“Sheridan’s return did not save his army from destruction. Wright and Getty and the Cavalry Corps had pretty much achieved this feat before he arrived. . . No, Little Phil could not take credit for rescuing his army from the brink of annihilation, but almost as certainly the subsequent events of this most extraordinary day would not have transpired without him. Sheridan, then, came not as a savior but as a redeemer.”

Naysayers, and I have to believe from his reference to “Little Phil” that he has Wittenberg in mind here, have made light of Sheridan’s achievement on this day – as though the mere saving of his army from annihilation by Wright and others was all that was called for, but it was not. Had Sheridan not shown up Grant, Stanton, and all the newspapers would have termed it a shocking defeat – even if not all the army was destroyed. The great thing that Sheridan did was rally his troops, get them turned around, counterattack and defeat Early. “This counterattack completed the most stunning reversal of fortune to transpire on one field on one day during the war. Some 6,000 Federal officers and men and 3,000 Confederates were killed, wounded or missing. Captain Hotchkiss remarked bitterly: ‘Thus was one of the most brilliant victories of the war turned into one of the most disgraceful defeats, and all owing to the delay in pressing the enemy after we got to Middletown. . . .’”

Coffey sides with Wittenberg and a few others in disagreeing with Gordon about Early’s ability to destroy Sheridan’s army utterly if he hadn’t stopped at Middleton. I am not convinced that he could not have by what I’ve read. Sure Custer said the cavalry stopped Early, but if they had not Early’s army would have gone all the way through Sheridan’s army. And perhaps Early was impressed with the Federal cavalry as Coffey speculates, but Gordon wasn’t. He believed their army could have pushed through them. Are Gordon and others to be discounted? We recall that after each defeat Sheridan discounted Early’s ability to come back – and was surprised each time. Surely Sheridan’s division commanders were in agreement with him. So shall we give Merritt and Custer greater credence this time? Could Early’s army encouraged as Gordon was prepared to encourage them have completed the Federal army’s annihilation? Maybe not, but on the other hand maybe.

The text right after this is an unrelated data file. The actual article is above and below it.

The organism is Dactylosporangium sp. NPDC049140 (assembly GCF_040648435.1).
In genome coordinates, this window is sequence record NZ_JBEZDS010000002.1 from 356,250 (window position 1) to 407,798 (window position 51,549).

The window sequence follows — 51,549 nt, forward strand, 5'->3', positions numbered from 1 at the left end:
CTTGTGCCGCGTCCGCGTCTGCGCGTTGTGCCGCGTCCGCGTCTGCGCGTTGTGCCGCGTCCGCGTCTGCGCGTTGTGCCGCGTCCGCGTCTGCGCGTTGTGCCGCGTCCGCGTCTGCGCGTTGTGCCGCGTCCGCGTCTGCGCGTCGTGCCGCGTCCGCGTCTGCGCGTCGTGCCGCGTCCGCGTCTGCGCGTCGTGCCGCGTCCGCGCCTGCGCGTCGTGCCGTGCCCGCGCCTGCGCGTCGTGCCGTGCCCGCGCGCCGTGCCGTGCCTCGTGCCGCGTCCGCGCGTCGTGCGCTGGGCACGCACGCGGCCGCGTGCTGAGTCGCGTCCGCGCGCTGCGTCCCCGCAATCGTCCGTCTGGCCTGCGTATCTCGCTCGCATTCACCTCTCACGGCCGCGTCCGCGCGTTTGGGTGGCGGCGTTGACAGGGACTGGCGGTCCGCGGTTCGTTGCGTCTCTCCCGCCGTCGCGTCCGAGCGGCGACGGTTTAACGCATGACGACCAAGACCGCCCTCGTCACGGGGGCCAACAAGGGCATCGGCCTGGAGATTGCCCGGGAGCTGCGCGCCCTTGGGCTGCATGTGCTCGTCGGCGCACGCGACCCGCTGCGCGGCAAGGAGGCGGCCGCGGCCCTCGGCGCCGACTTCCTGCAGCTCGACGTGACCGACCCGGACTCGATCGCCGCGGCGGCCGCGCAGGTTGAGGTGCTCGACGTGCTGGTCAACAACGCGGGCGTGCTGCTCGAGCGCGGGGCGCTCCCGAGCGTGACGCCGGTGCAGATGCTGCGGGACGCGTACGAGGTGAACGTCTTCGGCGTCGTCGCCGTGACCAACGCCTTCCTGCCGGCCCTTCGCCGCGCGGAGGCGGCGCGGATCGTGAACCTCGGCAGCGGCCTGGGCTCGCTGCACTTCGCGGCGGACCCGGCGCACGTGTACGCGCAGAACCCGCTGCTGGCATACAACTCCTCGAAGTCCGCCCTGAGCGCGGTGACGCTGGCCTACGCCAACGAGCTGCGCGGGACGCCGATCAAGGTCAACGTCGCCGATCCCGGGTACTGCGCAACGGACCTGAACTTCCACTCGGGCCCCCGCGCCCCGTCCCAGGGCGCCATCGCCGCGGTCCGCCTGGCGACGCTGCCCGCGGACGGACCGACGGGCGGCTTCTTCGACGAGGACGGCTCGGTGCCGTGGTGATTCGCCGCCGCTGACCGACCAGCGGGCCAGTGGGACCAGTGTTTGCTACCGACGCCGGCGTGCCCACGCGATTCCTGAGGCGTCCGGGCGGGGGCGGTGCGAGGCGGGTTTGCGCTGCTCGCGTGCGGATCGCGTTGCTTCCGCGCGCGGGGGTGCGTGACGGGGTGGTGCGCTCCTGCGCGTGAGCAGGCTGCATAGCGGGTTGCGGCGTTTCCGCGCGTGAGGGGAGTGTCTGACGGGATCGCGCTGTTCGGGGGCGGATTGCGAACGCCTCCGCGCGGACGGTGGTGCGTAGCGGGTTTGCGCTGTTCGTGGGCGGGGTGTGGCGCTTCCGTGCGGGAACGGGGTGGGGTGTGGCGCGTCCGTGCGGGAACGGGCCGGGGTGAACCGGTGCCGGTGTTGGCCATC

In any case everything changed when Sheridan returned. He wasn’t content to avoid annihilation, he wanted a victory, and that is what he achieved. “In a note to Secretary Stanton, the commanding general praised his hot commodity: ‘Turning what bid fair to be a disaster into a glorious victory stamps Sheridan, what I have always thought him, one of the ablest of generals.’ Two days later a handwritten message from President Lincoln arrived at Sheridan’s headquarters: ‘With great pleasure I tender to you and your brave army the thanks of the nation and my own personal admiration and gratitude for the month’s operations in the Shenandoah Valley, and especially for the splendid work of October 19, 1864.’ Lincoln had good reason, beyond the battlefield victories, to be grateful – Sheridan’s Valley Campaign had, along with Sherman’s triumph at Atlanta, guaranteed the president’s reelection . . . .”